Costumes are at the heart of a film or TV drama. Not only are they contributing to the overall storyline, but they are also helping actors feel closely connected to their characters. Costume designers attend pre-production meetings and take notes along production designers on anything related to the Writers, Directors and Producers vision. They will then draw mood boards examples of styles fitting the script. On period movies, research will be done to convey accurate colors and fabrics of the time. After the overall mood boards are approved, costume designers will need to work within a set budget to hire a team, purchase materials and assemble costumes.
Time is always an important factor, as delivering a costume comes with fitting it to an actor. When fitted, pictures of actors in their costumes will be taken and reviewed with the director and production team. A scene lasting only 1 minute may requires costumes taking days to be put together.
Once production starts, costume designers are always on location for final fitting or corrections. Costume designers are multi-talented artists needing a broad knowledge of the film and clothing industry.
Costume design reaches far beyond the selection of an outfit, it is a contribution to the character own story, where he/she is coming from, his/her state of mind. The fine details in costumes, from color, style and fit, texture of the fabrics are paramount to the viewer's experience. With costumes comes accessories, jewelry, pocketbook, etc.
Tips to the young costume designer:
Costume designers need to be patient and attentive. They also need to be reactive to changes and understand how to source their needs to stay within budget. To avoid costly mistakes, the designs on the mood boards with colors and samples are essential, as mood boards are for costume designers what blueprints are for builders. One of the challenges of the costume designer is to blend seamlessly with the rest of the production. The costumes need to be part of the story to enhance its emotion. In no way costumes can be the story. We cannot have viewers focusing on the costume exclusively.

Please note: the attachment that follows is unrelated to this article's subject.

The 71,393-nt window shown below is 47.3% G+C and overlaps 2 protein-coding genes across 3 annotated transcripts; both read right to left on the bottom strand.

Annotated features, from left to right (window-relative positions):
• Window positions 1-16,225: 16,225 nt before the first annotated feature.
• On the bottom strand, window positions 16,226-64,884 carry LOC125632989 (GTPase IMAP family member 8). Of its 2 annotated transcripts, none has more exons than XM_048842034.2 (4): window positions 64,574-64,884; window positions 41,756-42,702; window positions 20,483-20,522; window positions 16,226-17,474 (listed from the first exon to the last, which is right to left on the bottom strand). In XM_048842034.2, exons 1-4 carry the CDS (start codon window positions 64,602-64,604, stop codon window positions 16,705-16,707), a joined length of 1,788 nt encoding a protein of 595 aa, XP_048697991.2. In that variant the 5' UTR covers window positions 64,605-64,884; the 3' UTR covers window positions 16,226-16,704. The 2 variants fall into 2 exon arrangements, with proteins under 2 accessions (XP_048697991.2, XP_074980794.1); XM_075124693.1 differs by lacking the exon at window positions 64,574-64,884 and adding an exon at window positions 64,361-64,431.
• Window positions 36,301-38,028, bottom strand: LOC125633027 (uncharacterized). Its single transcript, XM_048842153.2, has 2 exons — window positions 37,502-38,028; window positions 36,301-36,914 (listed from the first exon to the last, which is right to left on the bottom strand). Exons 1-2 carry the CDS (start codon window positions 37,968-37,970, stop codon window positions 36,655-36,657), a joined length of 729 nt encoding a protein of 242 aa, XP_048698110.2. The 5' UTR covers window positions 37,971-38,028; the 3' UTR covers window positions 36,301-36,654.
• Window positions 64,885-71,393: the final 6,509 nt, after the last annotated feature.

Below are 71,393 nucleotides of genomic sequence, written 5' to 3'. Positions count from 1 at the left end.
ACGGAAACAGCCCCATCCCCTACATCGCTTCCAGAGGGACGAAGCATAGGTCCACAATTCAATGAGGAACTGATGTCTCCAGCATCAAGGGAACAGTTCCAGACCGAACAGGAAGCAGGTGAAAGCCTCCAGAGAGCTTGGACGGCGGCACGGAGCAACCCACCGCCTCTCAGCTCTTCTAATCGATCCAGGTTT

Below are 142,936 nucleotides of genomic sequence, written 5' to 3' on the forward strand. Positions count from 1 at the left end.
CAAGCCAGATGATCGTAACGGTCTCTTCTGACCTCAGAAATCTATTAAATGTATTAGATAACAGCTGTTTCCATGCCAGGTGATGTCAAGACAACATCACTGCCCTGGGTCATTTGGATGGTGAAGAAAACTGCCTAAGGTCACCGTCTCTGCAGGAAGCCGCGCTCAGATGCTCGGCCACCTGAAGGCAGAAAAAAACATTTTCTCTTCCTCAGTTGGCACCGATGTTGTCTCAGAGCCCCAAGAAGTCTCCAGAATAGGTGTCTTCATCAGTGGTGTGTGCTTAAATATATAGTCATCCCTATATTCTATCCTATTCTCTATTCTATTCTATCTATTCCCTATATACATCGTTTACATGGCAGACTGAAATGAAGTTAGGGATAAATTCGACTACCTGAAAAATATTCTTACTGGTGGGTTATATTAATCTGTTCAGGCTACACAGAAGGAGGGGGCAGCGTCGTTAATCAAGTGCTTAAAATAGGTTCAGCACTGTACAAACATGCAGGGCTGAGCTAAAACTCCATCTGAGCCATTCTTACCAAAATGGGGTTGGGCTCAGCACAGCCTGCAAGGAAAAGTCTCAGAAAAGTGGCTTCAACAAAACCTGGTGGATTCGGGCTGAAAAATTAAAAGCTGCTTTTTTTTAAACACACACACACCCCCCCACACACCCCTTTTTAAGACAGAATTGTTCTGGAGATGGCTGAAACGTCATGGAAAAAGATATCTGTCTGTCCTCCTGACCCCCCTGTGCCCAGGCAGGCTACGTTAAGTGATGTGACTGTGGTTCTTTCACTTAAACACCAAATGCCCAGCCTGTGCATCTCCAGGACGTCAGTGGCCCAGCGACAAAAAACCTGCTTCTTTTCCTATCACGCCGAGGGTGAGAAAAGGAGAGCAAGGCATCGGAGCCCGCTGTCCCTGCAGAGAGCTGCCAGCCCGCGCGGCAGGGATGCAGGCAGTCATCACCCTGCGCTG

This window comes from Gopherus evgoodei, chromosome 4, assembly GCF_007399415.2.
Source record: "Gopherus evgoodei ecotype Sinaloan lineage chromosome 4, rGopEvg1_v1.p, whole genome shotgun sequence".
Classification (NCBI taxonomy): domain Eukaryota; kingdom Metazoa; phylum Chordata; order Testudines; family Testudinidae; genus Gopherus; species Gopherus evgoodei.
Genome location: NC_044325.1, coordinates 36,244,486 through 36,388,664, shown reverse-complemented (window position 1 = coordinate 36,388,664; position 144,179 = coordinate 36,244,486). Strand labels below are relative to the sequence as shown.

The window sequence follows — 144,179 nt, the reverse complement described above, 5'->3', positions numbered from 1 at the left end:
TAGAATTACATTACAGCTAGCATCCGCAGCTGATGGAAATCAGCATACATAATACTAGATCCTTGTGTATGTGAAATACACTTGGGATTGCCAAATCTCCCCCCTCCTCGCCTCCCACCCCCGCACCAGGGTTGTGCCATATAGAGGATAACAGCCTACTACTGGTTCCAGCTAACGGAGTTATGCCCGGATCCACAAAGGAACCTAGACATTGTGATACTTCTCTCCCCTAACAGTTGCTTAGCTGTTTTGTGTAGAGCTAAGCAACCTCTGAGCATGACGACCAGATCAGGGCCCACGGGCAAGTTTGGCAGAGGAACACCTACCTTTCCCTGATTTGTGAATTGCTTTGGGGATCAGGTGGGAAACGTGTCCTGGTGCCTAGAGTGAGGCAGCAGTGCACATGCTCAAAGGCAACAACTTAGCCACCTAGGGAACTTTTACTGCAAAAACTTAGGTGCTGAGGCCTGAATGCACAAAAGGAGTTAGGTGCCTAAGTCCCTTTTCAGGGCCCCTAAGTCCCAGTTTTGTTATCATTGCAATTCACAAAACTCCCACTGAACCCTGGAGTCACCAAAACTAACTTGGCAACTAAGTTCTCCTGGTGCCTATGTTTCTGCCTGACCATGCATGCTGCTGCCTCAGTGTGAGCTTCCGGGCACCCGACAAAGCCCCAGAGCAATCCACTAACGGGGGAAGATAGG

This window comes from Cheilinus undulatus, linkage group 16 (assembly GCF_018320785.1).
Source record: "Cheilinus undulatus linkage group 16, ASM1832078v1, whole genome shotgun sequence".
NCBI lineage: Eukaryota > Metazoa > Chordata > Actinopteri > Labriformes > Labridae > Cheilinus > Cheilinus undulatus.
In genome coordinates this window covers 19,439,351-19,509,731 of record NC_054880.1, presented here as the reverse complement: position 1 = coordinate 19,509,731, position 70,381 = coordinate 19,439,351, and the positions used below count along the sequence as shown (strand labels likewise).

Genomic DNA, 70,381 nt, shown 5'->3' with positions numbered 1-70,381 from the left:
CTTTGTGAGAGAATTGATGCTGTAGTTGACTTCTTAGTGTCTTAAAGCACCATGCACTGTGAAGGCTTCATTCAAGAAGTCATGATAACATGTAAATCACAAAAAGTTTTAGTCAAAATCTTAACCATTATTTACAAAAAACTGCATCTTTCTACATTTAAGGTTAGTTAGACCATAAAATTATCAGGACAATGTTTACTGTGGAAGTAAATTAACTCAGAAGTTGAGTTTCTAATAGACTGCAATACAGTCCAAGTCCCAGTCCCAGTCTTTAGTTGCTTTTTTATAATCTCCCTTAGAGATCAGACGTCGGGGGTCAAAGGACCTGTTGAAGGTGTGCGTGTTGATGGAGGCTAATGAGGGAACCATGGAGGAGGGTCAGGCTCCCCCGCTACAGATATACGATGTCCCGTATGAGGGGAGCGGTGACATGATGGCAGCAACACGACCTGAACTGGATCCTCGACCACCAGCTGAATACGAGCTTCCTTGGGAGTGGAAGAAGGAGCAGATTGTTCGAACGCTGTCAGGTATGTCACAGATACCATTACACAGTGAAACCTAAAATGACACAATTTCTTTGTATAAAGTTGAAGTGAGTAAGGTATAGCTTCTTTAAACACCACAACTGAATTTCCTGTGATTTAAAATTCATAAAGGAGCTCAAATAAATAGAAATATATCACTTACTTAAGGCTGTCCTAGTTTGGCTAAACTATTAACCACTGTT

Sometimes, production politics comes in the way and add frustration to the process. Main tip from a Hollywood costume designer is to accept opposite opinions, offer your own and remember that you are just an employee, even when you think you know best. Dive into the script, develop relationships with writers, and ask them to express their vision beyond the written words. Be flexible, do not get fixed on one design ideas, welcome suggestions, broaden your sources of influences. Do not believe that costumes from our present time are the easiest to design, do your research to identify trends and match an outfit with what the character is likely to wear, reflecting his/her emotion. Designing costumes for a production can be stressful. Be ready to work long hours and do not work for the glory, unless you are the winner of the academy award for best costume, your name will appear in small print at the end credits.
Lastly, live your costume design career with passion, it will help you make a name for yourself and be in demand.